Don Kendall, seen here directing traffic at the Penticton Peach Festival parade, is being honoured for his contributions to the newspaper industry. Steve Kidd/Western News

Don Kendall, seen here directing traffic at the Penticton Peach Festival parade, is being honoured for his contributions to the newspaper industry. Steve Kidd/Western News

Former Black Press publisher honoured for industry contributions

Don Kendall being honoured by community newspaper association

Don Kendall has no shortage of good memories after more than four decades in journalism.

“I was fortunate to have a career that covered a lot of different aspects of the business. I was continually learning,” said Kendall. “They say that ink gets in your blood, and I think I am the living proof of it.”

Kendall, a former publisher of the Penticton Western News and a longtime member of the Black Press team, is being honoured with the Eric Dunning Award for Dedication and Service to the Community Newspaper Industry at this year’s B.C. and Yukon Community Newspaper Awards.

Related: Black Press nominated for B.C. and Yukon Community Newspapers Association awards

Kendall started working at weeklies in circulation and sports writing while he was still in school. From 1973 to 1988, Kendall worked for Thomson Newspapers, before co-founding the Vernon Morning Star and becoming a publisher when he was 34.

“A highlight I will never forget was in June 1988, when I watched the first edition of the Vernon Morning Star come off the press. That will always be stuck in my mind,” said Kendall.

The paper sold to Black Press in 1989, with Kendall continuing as the publisher through to 1997.

“Twice we were the runner-up for the Canadian Community Newspaper Association award for best all-around paper in Canada,” said Kendall. “It was one of the most successful community newspapers in the country. That was a great thing to be part of.”

With Black Press, Kendall held a number of positions: publisher, regional manager, vice president and president for a variety of divisions. That included two stints as publisher of the Penticton Western News, first in 2003 when Black Press purchased the paper, and again in 2013 until his retirement in 2015. He also supported the industry as a member of the BCYCNA board from 1996-2000, with the last two years as president of the organization.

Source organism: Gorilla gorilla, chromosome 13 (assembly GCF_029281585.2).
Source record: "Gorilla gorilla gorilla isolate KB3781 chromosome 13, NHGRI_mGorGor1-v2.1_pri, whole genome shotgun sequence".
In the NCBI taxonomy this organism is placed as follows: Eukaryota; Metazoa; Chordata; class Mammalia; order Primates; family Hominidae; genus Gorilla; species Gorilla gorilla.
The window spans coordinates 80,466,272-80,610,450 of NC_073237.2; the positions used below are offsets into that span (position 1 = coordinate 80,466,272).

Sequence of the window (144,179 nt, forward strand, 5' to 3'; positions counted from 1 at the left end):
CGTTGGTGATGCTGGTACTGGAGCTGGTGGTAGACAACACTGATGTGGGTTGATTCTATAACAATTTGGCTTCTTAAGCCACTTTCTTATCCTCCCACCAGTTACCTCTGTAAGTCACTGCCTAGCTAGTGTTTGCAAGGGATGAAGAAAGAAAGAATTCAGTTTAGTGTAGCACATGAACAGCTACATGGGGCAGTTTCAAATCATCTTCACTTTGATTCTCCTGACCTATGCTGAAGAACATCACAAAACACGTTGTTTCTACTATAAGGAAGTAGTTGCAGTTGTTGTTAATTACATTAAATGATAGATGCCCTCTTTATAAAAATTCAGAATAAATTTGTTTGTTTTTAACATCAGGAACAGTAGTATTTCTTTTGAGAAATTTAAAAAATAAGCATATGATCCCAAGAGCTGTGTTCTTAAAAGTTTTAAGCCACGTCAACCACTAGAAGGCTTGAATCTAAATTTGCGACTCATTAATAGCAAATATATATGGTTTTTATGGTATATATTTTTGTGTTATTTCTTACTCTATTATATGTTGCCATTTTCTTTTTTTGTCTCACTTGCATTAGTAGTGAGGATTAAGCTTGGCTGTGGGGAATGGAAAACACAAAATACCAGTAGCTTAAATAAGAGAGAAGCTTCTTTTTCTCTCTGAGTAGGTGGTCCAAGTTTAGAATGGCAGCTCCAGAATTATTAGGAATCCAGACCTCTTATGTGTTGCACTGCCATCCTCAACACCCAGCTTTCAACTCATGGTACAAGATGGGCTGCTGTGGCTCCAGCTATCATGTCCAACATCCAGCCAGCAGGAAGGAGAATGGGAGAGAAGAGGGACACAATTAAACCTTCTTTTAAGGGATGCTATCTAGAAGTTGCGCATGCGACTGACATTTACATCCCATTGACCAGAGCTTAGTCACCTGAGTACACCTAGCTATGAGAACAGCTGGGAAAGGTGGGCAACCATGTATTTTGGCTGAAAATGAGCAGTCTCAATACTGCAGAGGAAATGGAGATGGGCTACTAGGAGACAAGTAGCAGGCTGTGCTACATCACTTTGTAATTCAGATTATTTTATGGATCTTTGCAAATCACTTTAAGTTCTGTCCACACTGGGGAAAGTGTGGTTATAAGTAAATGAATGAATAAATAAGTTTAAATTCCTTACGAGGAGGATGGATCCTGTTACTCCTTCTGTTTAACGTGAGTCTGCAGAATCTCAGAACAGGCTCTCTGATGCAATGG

Over the years, Kendall was involved in a number of startups and acquisitions for Black Press, including a post as interim publisher of the San Francisco Examiner and 18 months in Washington State as vice-president of Sound Publishing. During that time 13 community newspapers were acquired or started in the King County area.

”More than anything, he’s been a great ambassador for our papers,” said Rick O’Connor, president and chief executive officer of Black Press, adding that Kendall deserved to be honoured for his achievements. “This is a terrific award for him. He truly deserves it.“

Kendall said it was rewarding to go in and work with the teams in various markets and bring them on board.

“Some newspapers that were either struggling or for a variety of reasons that weren’t successful, we were able to go in and make them a vibrant part of the community,” he said.

Another moment that remains etched in Kendall’s memory came when he was the publisher of the Honolulu Star-Bulletin, which Black Press acquired in 2000.

“Being in Hawaii, being a publisher of a major American daily on 9/11 was a period I will never forget,” said Kendall. “Our paper put out three editions that day, and we had the first edition on the street about 10 a.m., Hawaii time.”

But for Kendall, being in the journalism industry was about more than covering the big events.

“I really enjoyed being out meeting people in the community. I never was a manager who spent a lot of time behind my desk or spent a lot of time doing reports. I enjoyed being out, meeting people and working with the staff,” said Kendall. “As time went on, I learned to appreciate that even more. It’s pretty hard to find the pulse of the community when you are sitting behind your desk in your office. I always felt that if you want to find out what your readers are thinking, go ask them.

“That was one of my philosophies that worked well for me. Everybody has their own style, and I certainly had my own style.”

Another part of Kendall’s “style” is his involvement in the community.

“Giving back to where you live and work is important. In Vernon, I was president of the Kalamaka Rotary Club, I was a Paul Harris Fellow, I was named as Vernon’s Good Guy of the year. I’ve worked on numerous boards and charities over the years,” said Kendall, who is president of the Penticton Peach Festival, the largest free festival in Canada, a position he has held for the last nine years.

He has also been a member of Penticton’s Economic Development Committee, and the advisory committee for the South Okanagan Events Centre.

Kendall said the people he worked with and met through the papers played a role in why he stayed with the industry.

“I really had the pleasure of working with some great people and meeting with a lot of people in the communities over the years. That made it rewarding,” he said.


Steve Kidd
Senior reporter, Penticton Western News
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